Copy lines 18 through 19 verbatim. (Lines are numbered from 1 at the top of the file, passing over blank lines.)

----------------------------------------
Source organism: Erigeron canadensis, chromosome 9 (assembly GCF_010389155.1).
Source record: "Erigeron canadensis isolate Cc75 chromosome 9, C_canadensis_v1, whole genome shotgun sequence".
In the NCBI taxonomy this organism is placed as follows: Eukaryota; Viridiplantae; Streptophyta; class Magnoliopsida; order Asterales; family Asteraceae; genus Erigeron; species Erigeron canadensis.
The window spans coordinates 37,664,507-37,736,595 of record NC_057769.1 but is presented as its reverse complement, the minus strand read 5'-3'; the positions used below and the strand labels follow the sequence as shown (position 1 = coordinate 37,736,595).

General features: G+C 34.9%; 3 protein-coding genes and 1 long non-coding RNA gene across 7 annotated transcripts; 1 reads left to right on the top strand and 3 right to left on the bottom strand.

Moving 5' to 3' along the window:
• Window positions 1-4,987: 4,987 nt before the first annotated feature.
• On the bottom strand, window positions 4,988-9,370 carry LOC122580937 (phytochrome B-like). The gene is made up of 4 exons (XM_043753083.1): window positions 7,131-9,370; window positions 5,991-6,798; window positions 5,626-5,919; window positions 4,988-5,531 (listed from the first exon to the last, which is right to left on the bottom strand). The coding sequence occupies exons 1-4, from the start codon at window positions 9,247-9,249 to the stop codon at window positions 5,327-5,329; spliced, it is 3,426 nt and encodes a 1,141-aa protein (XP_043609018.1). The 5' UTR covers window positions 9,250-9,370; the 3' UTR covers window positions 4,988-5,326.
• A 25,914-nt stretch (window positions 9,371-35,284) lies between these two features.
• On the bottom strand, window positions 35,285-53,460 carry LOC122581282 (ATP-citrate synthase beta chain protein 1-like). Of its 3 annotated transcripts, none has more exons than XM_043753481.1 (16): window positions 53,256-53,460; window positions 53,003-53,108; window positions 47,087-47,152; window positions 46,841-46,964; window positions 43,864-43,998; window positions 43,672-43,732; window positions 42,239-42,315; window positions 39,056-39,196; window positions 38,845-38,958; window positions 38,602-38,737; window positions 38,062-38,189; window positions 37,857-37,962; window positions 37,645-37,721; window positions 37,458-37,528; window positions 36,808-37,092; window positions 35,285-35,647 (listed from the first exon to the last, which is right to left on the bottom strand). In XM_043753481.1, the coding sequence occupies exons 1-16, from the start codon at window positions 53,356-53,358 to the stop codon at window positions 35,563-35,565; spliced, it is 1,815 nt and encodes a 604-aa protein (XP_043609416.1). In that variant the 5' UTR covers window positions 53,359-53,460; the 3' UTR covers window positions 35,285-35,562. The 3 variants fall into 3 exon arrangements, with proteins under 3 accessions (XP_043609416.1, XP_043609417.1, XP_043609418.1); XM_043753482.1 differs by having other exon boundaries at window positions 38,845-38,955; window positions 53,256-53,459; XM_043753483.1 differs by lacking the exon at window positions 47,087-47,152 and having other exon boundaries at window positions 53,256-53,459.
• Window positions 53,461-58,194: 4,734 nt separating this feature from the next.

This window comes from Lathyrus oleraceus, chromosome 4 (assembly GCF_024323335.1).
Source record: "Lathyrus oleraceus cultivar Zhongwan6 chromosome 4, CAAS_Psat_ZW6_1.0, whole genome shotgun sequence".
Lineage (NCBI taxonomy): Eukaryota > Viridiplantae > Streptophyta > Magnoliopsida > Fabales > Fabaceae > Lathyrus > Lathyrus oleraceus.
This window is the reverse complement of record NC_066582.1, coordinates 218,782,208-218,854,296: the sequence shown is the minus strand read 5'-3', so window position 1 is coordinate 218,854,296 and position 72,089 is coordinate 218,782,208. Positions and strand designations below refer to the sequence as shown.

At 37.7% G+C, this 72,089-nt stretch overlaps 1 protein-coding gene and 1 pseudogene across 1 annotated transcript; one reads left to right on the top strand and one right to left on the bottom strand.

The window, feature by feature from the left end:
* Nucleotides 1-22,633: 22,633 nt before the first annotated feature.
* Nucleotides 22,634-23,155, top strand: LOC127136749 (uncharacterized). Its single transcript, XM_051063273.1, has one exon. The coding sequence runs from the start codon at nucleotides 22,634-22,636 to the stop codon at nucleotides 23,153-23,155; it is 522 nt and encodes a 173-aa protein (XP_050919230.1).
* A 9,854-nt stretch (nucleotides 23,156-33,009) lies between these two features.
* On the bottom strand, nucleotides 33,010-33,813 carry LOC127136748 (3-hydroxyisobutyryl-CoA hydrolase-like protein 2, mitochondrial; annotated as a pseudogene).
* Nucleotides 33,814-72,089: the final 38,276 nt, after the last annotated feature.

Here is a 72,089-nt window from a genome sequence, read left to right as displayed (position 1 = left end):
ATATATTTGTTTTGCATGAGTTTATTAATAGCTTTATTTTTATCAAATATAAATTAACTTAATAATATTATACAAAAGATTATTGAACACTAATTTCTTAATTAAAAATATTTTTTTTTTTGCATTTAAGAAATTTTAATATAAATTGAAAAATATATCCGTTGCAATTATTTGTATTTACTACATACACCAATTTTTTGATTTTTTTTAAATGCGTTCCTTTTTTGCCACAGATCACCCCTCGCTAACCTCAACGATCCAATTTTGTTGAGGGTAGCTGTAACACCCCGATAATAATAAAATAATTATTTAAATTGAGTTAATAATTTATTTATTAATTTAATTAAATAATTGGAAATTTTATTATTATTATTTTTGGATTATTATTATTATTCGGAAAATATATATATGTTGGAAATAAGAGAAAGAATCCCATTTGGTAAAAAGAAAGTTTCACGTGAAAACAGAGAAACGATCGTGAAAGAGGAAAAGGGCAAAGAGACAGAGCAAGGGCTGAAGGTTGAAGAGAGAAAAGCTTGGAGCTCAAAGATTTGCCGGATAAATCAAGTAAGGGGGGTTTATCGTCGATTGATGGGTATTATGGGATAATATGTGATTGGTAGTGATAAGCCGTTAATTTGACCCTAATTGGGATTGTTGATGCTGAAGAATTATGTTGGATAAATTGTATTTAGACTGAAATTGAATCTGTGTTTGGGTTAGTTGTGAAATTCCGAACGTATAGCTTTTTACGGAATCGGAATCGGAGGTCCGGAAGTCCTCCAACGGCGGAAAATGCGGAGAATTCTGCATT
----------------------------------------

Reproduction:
* Nucleotides 1-22,633: 22,633 nt before the first annotated feature.
* Nucleotides 22,634-23,155, top strand: LOC127136749 (uncharacterized). Its single transcript, XM_051063273.1, has one exon. The coding sequence runs from the start codon at nucleotides 22,634-22,636 to the stop codon at nucleotides 23,153-23,155; it is 522 nt and encodes a 173-aa protein (XP_050919230.1).